Learning is a process.
1. What is "complexity"?
2. Predictability, Complexity, and Learning
3. Learning environments are increasingly complex ?
4. Adaptive governance, networks and learning
5. Principles of Learning
Image: Animation of Learning Process, SWWRocBot, A Unique Learning Environment
By Nick Clark, http://swwrocbot.blogspot.com/
Read more: www.unibuc.ro/prof/vlada_m/
Learning from projects and practice
Complexitatea procesului de invatare (in Romanian)
De-a lungul vremii, in toate domeniile stiintifice se schimba teoriile, metodele si tehnicile de investigare, de aceea dinamica cunoasterii umane influenteaza dezvoltarea generala a societatii umane. Pentru a obtine evolutie si eficienta in viata sa, omul trebuie sa se adapteze continuu la aceste schimbari ale cunoasterii. In domeniul educatiei, si in special al invatarii si perfectionarii, aparitia de noi tehnologii ale informatiei si comunicarii (TIC), imbunatatirea teoriilor pedagogice si psihologice, obliga pe elevi/studenti, profesori, parinti si pe specialisti, sa se adapteze la aceste schimbari.
Ce fac elevii si studentii? Ce fac profesorii si parintii? Ce fac specialistii? Ce fac guvernele tarilor?Models and Solutions: SWWRocBot
SWWRocBot, A Unique Learning Environment by Nick Clark (Information Science & Learning Technologies, Robotics Coach, School Without Walls); SWWRocBot is a site laying out the Challenges, Solutions and Results that are the foundations of a unique learning environment.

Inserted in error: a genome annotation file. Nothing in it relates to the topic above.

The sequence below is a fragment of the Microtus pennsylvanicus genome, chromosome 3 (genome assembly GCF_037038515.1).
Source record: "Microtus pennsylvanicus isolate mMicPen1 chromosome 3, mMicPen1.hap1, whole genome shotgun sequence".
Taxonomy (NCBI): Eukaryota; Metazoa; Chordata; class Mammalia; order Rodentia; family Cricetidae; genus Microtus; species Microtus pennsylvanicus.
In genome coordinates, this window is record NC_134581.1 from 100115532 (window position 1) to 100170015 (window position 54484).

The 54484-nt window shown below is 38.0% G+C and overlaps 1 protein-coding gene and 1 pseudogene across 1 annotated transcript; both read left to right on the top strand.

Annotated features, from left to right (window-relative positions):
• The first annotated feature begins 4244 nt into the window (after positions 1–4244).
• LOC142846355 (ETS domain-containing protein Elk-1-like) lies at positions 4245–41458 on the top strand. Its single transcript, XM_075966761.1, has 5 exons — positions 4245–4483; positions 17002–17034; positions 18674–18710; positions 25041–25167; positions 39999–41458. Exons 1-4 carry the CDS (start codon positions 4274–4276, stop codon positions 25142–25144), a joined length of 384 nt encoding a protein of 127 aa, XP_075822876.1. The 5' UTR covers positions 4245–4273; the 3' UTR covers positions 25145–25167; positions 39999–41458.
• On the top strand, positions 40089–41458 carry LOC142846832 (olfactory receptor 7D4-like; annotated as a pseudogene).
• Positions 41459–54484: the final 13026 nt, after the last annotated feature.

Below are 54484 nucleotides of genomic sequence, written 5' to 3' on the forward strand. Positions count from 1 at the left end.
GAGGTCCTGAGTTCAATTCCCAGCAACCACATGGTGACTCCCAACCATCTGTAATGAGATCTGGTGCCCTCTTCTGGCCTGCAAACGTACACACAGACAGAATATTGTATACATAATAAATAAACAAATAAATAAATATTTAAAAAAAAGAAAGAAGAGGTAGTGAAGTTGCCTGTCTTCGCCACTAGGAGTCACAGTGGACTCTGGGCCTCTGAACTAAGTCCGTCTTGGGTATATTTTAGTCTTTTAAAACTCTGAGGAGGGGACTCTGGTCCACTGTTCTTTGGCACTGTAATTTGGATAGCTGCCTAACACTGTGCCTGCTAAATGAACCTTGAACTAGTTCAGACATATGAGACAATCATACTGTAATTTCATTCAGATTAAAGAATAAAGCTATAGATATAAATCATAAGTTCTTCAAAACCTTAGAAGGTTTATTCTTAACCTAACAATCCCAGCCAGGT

This learning environment is based on the work of Nick Clark, author of "The Geometry of Learning and the Architecture of Knowledge". It will be a multi-disciplinary, interactive and immersive experience (See animation above) with positive outcomes for the following stake holders:
-The School (School Without Walls)
-The City School System
-Community Business Partners
-Community Organization Partners
-Individuals whose talents are required for the success of the program
The Need for Clear Definitions
"In any scientific discipline there are many reasons to use terms that have precise definitions. Understanding the terminology of a discipline is essential to learning a subject and precise terminology enables us to communicate ideas clearly with other people. In computer science the problem is even more acute: we need to construct software and hardware components that must smoothly interoperate across interfaces with clients and other components in distributed systems. The definitions of these interfaces need to be precisely specified for interoperability and good systems performance. Computer science already has a number of useful clearly defined models of computation whose behaviors and capabilities are well understood. We should use such models as part of any definition of the term computation. However, for new domains of investigation where there are no appropriate models it may be necessary to invent new formalisms to represent the systems under study."